Paperback: 224 pages
Publisher: Blank Slate Press (March 31, 2015)
The swamps and bayous around Cherokee Crossing, Arkansas have always been dark and mysterious, but on this summer day two boys stumble across the remains of a baby girl, headless and badly decomposed. Hick Blackburn, a reluctant sheriff with a troubled past is called to the scene. With nothing to go on except the baby’s race and sex, the task of discovering who she is and how she died challenges all of Hick’s investigative skills. But Hick faces a deeper challenge. The vision of the infant has left him shattered, a reminder of a war crime he has tried to lock away, a crime that has begun to eat away at the edges of his life, destroying him one relationship at a time.
With the aid of his deputies, Hick will begin to piece together his investigation, an investigation that will lead him to question everything. As he is forced to examine the town he grew up in, he will come to terms with the notion that within each of us lays the propensity for both good and evil. His investigation will turn up lies and ignorance, scandal and deceit, and the lengths a mother will go in order to hide her shame.
Buy, read, and discuss Beneath Still Waters
Cynthia A. Graham has a B.A. in English from the Pierre Laclede Honors College at the University of Missouri in St. Louis. She was the winner of several writing awards during her academic career and her short stories have appeared in both university and national literary publications. Cynthia is a member of the Historical Novel Society, the St. Louis Writer’s Guild, the Missouri Writer’s Guild, and Sisters In Crime. Beneath Still Waters is her first novel.
Every once in a while, you come across a book that manages to merge two seemingly disparate elements into something amazing, compelling, and a thrill to read. For me, Beneath Still Waters was that kind of book.
First there was the mystery at the heart of the novel, a dead, decomposing infant is discovered and Hick the sheriff has to muster all his investigation skills to find the baby’s family, and determine the truth behind her cause of death. His interactions with the town doctor, who goes by Doc, are both honest and interesting. These are two men who have known each other forever, and that relationship jumps off the page.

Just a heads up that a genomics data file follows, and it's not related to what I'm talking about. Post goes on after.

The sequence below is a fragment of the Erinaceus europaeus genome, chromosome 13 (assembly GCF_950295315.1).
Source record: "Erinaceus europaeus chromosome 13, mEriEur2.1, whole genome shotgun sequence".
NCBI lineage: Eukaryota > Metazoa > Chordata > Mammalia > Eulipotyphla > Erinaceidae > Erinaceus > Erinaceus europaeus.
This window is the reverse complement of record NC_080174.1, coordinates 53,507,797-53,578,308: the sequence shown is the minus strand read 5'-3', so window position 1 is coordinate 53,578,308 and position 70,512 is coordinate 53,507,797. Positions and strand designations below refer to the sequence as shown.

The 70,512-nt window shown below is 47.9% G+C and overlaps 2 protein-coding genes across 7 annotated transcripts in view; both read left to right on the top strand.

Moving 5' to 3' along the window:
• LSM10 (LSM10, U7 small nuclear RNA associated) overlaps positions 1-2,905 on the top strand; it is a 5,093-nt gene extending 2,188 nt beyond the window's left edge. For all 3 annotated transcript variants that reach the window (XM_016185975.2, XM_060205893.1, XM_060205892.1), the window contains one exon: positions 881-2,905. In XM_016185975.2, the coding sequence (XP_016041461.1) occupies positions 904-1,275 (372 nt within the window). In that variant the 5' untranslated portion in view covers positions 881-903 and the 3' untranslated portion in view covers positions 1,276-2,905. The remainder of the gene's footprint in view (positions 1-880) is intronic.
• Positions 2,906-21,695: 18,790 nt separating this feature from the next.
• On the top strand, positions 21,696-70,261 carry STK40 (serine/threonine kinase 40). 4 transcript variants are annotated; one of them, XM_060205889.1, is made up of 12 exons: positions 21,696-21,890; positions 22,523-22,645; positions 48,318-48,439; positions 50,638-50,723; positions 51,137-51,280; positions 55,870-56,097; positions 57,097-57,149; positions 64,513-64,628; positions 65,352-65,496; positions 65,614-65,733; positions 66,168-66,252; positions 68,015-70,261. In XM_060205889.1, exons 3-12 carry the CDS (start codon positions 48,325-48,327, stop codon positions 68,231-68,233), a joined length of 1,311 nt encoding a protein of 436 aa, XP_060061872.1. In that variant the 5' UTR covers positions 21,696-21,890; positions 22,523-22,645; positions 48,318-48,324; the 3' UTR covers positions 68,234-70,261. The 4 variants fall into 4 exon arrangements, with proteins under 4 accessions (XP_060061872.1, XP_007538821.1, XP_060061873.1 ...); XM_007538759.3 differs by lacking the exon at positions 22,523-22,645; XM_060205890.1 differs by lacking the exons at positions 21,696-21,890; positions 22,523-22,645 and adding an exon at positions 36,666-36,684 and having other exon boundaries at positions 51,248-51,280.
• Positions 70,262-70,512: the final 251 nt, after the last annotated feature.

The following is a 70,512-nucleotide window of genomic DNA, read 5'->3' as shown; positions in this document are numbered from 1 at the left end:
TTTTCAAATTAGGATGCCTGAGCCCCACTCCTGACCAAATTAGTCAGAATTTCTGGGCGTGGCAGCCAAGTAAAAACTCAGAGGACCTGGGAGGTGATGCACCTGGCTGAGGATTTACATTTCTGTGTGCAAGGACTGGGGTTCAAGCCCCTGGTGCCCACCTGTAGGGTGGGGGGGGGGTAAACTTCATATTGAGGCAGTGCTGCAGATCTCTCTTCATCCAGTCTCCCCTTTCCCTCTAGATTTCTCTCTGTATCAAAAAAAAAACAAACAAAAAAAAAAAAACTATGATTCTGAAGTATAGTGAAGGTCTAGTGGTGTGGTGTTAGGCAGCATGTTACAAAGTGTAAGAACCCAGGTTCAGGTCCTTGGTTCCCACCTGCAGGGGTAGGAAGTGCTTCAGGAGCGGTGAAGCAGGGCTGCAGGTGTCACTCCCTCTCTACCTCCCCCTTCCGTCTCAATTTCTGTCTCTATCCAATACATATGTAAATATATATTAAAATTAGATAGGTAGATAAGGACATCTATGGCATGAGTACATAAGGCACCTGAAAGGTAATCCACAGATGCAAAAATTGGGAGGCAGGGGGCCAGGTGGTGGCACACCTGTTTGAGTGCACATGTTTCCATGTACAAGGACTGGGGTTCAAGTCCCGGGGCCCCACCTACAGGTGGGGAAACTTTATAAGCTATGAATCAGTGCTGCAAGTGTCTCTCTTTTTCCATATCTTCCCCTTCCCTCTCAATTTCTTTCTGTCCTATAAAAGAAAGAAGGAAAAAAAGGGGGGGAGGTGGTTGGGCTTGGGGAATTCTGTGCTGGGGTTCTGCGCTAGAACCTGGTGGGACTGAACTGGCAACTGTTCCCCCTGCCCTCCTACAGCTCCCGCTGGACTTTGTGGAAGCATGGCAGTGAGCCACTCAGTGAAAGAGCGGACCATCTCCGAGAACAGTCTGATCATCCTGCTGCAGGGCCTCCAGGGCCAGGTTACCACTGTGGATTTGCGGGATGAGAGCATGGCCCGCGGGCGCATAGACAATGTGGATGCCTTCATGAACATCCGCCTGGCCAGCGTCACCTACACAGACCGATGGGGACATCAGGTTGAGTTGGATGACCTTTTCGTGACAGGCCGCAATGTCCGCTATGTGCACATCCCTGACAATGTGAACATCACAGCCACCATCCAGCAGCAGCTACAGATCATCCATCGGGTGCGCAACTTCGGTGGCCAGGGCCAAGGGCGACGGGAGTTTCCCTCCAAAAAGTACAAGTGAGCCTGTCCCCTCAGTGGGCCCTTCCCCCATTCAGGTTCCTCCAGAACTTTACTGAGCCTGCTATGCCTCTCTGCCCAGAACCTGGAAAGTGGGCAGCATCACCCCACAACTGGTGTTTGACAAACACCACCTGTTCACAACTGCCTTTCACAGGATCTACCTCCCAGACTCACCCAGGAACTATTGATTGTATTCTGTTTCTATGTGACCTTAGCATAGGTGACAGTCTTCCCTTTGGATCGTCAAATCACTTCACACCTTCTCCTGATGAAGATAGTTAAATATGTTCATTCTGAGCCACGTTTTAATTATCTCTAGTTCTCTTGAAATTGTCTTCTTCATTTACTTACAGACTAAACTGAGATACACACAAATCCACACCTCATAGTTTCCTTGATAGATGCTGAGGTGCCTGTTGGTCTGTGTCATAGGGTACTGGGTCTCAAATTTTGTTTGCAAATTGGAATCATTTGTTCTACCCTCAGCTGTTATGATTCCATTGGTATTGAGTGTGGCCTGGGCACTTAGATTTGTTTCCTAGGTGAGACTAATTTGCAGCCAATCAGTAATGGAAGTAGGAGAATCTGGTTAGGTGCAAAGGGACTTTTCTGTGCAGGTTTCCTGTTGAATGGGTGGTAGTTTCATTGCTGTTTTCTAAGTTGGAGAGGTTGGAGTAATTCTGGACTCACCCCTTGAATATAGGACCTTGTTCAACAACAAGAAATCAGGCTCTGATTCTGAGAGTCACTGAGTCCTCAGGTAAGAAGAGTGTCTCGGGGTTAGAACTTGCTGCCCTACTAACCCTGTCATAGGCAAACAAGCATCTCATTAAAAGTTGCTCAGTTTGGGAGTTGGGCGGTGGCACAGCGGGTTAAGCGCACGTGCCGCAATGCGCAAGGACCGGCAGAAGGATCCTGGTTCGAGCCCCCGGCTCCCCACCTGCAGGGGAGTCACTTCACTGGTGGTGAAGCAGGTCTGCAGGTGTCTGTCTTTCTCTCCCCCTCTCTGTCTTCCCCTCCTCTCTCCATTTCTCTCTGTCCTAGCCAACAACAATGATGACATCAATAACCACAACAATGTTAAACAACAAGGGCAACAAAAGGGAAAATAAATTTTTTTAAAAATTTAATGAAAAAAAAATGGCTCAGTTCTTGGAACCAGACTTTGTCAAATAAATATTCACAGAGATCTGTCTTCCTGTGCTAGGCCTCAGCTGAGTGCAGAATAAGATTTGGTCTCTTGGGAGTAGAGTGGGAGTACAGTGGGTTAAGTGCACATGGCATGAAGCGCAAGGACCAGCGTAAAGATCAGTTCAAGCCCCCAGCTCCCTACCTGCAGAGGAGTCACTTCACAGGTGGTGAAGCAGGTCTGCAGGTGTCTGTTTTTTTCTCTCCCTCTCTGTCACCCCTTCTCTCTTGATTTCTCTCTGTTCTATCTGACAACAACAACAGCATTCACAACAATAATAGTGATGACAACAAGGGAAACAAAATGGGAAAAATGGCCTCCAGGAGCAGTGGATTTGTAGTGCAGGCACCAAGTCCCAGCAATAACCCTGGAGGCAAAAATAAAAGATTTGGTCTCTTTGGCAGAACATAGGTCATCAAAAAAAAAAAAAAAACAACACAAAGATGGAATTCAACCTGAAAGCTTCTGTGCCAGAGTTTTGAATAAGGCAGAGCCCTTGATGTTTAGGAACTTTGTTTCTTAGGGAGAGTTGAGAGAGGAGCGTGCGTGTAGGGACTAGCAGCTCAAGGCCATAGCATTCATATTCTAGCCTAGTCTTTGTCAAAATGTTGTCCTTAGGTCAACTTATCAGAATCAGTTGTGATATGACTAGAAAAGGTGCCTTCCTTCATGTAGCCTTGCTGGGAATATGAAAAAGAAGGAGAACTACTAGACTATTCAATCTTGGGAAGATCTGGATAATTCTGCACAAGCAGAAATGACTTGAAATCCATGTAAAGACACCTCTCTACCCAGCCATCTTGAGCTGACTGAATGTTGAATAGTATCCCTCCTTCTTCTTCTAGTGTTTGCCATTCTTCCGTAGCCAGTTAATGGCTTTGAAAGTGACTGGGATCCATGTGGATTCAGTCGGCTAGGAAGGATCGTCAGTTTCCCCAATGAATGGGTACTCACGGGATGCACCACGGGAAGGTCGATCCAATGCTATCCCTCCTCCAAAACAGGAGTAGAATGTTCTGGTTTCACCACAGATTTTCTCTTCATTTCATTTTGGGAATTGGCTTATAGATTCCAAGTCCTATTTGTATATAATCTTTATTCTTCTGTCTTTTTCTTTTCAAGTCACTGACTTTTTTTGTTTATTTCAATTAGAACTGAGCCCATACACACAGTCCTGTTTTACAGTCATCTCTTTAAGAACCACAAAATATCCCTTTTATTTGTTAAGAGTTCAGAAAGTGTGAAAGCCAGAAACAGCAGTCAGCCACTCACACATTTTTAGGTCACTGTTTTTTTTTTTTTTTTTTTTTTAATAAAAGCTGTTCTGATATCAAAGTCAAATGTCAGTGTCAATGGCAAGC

Similarly, Hick’s more personal story, that of his relationship with Maggie, also pops. This is a couple that used to be together, isn’t when we meet them, and seems destined for reconciliation.
I loved the use of dialogue and dialect to be really deft in this novel. It gave a sense of time and place without ever creeping into caricature, and I also appreciated the rhythm of Graham’s prose. These characters, this story, really sing. I felt like I was visiting their town, and walking around with them.
The plot, too, was incredibly well crafted, and I particularly like that Hick’s sensitivity was a key point in both the story’s development and his own arc. He is a man of great feeling, but that makes him stronger rather than weaker.
While the infant plot is more than a little disturbing, especially in the early scenes where the state of the corpse is discussed in detail, the novel as a whole is cohesive, interesting, and manages to be homey and kind of creepy at the same time.
Goes well with a reuben sandwich and a cold beer.
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Monday, February 29th: Stranded in Chaos
Wednesday, March 2nd: Life is Story
Friday, March 4th: From the TBR Pile
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